Sunday, April 18, 2004

Cold Mountain a warm beacon
Ervell E. Menezes

Cold Mountain has all the ingredients of a classic
Cold Mountain has all the ingredients of a classic

WHAT was it like to be living at the time of the American civil war in the mid-19th century? When the Yankees overran the Deep South and played havoc not only with the4 soldiers but with civilian lives. Cold Mountain is set in North Carolina and captures the misfortunes of two lives torn apart by the war—Confederate soldier inman (Jude Law)and his beloved Ada (Nicole kidman).

Ada is the well-bred daughter of a preacher who is soon forced to fend for herself in a perilous world while Inman, after being injured crosses the nation to be with the woman he loves. But he has to fend off soldiers and bounty hunters finding unexpected friends and dangerous enemies at every turn. It is an adventure-packed narrative bringing out the cruelty of war and a virtual baptism of fire (also the last war fought on American soil) that marked the birth of the United States. Ada is aided by a feisty drifter named Ruby (Renee Zellweger).

Moving along two fronts, Cold Mountain is an absorbing tale of the savage years when rebels and bounty hunters didn’t hesitate to slit a neck and one could never distinguish between friend and foe. There are a plethora of incidents with Inman’s encounter with a widow and her baby really piercing the heart. Director Anthony Minghella, whose earlier films include The English Patient and The Talented Mr Ripley churns out an excellent script and his handling of the action is impeccable.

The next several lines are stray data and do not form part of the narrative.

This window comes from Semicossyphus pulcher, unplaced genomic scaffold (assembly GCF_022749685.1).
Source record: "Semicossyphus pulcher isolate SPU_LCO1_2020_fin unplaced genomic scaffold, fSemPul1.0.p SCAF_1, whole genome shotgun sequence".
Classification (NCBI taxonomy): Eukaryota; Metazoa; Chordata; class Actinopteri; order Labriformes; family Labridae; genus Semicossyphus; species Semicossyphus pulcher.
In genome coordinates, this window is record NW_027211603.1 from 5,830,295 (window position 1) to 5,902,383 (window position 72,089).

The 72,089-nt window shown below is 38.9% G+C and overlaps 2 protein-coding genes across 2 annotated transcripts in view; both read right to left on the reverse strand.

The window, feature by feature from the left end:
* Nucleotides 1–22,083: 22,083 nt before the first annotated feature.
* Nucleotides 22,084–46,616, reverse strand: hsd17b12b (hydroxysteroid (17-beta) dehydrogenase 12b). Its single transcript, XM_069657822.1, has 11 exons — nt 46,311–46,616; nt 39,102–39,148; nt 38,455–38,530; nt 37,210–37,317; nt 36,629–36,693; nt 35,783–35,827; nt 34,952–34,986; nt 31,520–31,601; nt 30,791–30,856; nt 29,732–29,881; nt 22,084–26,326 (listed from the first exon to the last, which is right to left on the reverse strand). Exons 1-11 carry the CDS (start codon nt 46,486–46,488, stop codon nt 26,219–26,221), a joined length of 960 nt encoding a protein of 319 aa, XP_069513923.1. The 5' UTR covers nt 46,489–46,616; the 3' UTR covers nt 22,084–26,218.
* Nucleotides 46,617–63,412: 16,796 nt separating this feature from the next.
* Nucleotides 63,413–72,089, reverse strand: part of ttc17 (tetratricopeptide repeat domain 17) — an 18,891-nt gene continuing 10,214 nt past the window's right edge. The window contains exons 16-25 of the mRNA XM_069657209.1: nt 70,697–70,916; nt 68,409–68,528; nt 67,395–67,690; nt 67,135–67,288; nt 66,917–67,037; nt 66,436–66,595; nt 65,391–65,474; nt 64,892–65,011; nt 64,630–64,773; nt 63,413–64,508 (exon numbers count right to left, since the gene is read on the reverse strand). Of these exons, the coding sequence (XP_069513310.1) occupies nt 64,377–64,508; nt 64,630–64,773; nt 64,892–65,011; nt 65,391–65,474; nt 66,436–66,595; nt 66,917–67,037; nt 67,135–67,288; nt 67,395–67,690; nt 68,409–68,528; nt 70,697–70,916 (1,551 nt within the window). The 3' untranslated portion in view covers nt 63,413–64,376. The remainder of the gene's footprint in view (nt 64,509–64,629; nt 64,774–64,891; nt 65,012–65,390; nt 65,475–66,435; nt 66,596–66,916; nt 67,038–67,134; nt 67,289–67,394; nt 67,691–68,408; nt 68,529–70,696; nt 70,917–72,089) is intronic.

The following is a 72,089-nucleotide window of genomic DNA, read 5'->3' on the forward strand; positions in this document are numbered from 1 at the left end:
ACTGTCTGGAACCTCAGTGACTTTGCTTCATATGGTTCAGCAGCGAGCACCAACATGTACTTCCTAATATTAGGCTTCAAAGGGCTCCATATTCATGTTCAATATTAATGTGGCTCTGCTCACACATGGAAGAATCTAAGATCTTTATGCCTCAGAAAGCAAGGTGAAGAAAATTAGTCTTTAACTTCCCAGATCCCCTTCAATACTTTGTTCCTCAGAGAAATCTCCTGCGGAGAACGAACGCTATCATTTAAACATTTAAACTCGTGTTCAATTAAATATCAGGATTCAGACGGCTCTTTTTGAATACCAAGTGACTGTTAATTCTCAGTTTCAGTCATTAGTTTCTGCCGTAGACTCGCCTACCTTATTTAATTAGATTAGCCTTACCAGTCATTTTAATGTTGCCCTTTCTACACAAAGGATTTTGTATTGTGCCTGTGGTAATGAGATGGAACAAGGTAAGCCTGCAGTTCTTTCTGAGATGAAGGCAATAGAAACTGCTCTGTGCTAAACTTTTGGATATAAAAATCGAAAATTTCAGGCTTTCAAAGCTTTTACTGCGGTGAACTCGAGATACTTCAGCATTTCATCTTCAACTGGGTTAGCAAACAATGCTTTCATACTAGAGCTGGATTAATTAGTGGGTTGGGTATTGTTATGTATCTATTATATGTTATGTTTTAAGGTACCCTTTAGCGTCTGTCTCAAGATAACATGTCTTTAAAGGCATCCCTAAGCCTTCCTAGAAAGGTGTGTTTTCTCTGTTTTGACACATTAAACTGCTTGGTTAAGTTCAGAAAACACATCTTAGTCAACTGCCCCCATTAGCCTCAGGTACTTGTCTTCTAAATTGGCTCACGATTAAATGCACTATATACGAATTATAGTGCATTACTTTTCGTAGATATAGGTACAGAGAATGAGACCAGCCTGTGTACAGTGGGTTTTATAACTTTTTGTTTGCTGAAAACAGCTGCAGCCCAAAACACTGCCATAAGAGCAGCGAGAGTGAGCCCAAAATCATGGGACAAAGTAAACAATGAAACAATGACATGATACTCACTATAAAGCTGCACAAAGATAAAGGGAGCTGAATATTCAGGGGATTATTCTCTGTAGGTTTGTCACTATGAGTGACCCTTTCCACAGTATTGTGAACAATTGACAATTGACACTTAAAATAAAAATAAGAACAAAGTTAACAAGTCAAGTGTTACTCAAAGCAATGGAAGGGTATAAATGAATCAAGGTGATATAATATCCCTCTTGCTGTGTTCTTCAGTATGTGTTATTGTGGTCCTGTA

The establishing shots are impressive and the contrast in the two leading characters is well brought out. Even though they have not seen much of each other it is absence that makes the heart grow fonder. "I lost your mother 22 months in marriage but that was enough to last a lifetime," says Ada’s dad. And it looks like Ada is made of the same stuff.

The outdoor locales are charmingly shot by cinematographer John Seale even though snow is not an embellishment for photography. But it is the strength of the narrative that keeps the viewer absorbed right through its 150-minute duration.

Donald Sutherland is rather stilted as the preacher reciting his lines almost schoolboy-like but there are a host of well known performers in cameos like Natalie Portman, kathy Baker and Eileen Atkins but it is Jude Law and Nicole Kidman who are able to keep the film together with brilliant performances, ably supported by Renee Zellweger who is well disguised as the tough Southern woman. Law underplays his part unlike his cameo as the Killer in Road to Perdition but Kidman goes through a whole gamut of emotions, almost Like Scarlet O’Hara in Gone With the Wind.

In the best tradition of the pioneering Acerican films like The Last of the Mohicans this film based on a National Book Award-winning novel by Charles Frazier has all the ingredients of a classic. It shines like a beacon among the poor Hollywood products of today. Don’t miss it.

This feature was published on March 14, 2004